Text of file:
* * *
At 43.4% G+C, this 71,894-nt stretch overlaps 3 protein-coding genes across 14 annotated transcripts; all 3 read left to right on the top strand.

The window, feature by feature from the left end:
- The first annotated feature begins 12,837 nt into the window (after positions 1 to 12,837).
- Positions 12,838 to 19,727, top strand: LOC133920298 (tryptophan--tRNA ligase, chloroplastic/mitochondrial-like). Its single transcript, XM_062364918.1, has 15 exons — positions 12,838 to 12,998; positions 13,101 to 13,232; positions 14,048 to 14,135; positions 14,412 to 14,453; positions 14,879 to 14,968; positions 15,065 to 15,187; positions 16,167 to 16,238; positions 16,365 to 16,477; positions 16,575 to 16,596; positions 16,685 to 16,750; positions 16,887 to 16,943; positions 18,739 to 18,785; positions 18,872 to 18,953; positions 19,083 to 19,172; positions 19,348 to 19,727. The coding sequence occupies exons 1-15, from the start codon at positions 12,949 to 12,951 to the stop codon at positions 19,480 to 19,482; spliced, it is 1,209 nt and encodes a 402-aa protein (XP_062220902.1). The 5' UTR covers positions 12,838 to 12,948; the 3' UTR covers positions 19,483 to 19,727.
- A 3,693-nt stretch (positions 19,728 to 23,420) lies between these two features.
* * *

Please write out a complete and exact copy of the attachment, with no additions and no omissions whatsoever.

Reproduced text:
At 43.4% G+C, this 71,894-nt stretch overlaps 3 protein-coding genes across 14 annotated transcripts; all 3 read left to right on the top strand.

The window, feature by feature from the left end:
- The first annotated feature begins 12,837 nt into the window (after positions 1 to 12,837).
- Positions 12,838 to 19,727, top strand: LOC133920298 (tryptophan--tRNA ligase, chloroplastic/mitochondrial-like). Its single transcript, XM_062364918.1, has 15 exons — positions 12,838 to 12,998; positions 13,101 to 13,232; positions 14,048 to 14,135; positions 14,412 to 14,453; positions 14,879 to 14,968; positions 15,065 to 15,187; positions 16,167 to 16,238; positions 16,365 to 16,477; positions 16,575 to 16,596; positions 16,685 to 16,750; positions 16,887 to 16,943; positions 18,739 to 18,785; positions 18,872 to 18,953; positions 19,083 to 19,172; positions 19,348 to 19,727. The coding sequence occupies exons 1-15, from the start codon at positions 12,949 to 12,951 to the stop codon at positions 19,480 to 19,482; spliced, it is 1,209 nt and encodes a 402-aa protein (XP_062220902.1). The 5' UTR covers positions 12,838 to 12,948; the 3' UTR covers positions 19,483 to 19,727.
- A 3,693-nt stretch (positions 19,728 to 23,420) lies between these two features.